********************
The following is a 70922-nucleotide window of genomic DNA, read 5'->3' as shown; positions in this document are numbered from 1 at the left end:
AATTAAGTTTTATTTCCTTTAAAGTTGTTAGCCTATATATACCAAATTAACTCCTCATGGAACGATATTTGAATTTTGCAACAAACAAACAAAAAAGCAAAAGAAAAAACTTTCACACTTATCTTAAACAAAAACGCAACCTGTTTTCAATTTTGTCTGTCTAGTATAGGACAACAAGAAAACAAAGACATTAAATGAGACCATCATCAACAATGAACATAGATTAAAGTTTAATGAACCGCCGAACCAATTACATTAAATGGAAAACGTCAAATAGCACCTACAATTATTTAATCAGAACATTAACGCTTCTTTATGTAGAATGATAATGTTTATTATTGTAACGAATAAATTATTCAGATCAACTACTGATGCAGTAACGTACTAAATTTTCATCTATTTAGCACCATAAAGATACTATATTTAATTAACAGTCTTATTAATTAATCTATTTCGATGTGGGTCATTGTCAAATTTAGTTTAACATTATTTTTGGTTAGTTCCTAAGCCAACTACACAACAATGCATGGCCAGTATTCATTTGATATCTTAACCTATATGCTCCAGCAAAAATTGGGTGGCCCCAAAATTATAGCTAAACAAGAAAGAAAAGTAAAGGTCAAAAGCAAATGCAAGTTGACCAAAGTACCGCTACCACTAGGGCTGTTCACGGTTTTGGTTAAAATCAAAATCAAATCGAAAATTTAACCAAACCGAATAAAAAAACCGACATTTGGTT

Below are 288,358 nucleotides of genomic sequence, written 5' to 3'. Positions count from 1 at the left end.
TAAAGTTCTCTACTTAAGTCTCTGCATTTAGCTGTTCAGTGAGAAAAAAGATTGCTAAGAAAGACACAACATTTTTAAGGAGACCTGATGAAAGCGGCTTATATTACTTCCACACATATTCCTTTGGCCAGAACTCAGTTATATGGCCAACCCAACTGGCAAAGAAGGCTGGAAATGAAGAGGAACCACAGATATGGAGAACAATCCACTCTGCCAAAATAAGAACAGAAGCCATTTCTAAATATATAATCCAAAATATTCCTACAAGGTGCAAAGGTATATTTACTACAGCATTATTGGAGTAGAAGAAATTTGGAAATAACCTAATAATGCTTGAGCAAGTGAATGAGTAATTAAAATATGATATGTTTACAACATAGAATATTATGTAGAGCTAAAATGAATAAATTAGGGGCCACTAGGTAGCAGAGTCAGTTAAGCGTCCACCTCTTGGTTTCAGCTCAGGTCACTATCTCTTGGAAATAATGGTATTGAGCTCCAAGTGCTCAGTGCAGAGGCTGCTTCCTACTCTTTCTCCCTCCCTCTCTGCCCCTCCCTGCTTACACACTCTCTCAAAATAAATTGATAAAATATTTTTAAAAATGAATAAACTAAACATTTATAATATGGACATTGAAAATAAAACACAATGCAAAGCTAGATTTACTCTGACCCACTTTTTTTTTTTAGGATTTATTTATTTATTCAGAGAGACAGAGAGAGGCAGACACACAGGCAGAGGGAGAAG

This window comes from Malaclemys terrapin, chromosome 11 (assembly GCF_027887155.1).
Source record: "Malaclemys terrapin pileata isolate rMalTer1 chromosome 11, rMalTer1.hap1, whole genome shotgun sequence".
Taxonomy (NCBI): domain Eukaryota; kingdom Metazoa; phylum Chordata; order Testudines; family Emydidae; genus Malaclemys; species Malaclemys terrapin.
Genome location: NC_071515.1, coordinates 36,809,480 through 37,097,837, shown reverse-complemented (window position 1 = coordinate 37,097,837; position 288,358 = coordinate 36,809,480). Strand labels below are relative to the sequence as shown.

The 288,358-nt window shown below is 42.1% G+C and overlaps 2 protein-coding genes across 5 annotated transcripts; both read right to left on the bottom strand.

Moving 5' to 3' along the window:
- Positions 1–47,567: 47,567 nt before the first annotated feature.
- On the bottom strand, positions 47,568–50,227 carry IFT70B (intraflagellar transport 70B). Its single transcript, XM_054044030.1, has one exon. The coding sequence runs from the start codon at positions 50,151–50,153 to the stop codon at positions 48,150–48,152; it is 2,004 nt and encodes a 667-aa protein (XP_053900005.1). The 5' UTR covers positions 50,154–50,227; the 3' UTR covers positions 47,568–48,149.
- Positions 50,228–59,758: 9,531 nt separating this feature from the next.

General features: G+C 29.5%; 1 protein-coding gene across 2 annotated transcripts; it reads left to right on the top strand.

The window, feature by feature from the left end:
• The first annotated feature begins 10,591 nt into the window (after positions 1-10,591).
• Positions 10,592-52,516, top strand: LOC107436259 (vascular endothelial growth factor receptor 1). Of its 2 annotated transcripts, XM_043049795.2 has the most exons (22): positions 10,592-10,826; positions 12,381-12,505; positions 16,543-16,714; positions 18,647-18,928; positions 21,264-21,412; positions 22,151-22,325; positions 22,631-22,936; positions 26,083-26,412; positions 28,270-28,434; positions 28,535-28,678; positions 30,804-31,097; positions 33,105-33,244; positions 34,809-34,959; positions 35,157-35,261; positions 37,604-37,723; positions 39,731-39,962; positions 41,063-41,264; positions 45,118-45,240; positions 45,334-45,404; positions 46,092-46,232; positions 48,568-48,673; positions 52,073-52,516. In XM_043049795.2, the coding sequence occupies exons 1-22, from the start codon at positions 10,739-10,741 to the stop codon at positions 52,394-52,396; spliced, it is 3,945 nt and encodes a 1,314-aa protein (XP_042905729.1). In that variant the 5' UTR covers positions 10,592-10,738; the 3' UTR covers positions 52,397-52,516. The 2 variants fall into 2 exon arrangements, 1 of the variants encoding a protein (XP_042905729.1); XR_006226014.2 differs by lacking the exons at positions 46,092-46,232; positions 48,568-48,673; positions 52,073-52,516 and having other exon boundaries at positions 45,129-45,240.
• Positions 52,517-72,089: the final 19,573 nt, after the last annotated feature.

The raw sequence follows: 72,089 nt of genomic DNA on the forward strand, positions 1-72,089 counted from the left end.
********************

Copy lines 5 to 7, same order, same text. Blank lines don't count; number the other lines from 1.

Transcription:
This window comes from Malaclemys terrapin, chromosome 11 (assembly GCF_027887155.1).
Source record: "Malaclemys terrapin pileata isolate rMalTer1 chromosome 11, rMalTer1.hap1, whole genome shotgun sequence".
Taxonomy (NCBI): domain Eukaryota; kingdom Metazoa; phylum Chordata; order Testudines; family Emydidae; genus Malaclemys; species Malaclemys terrapin.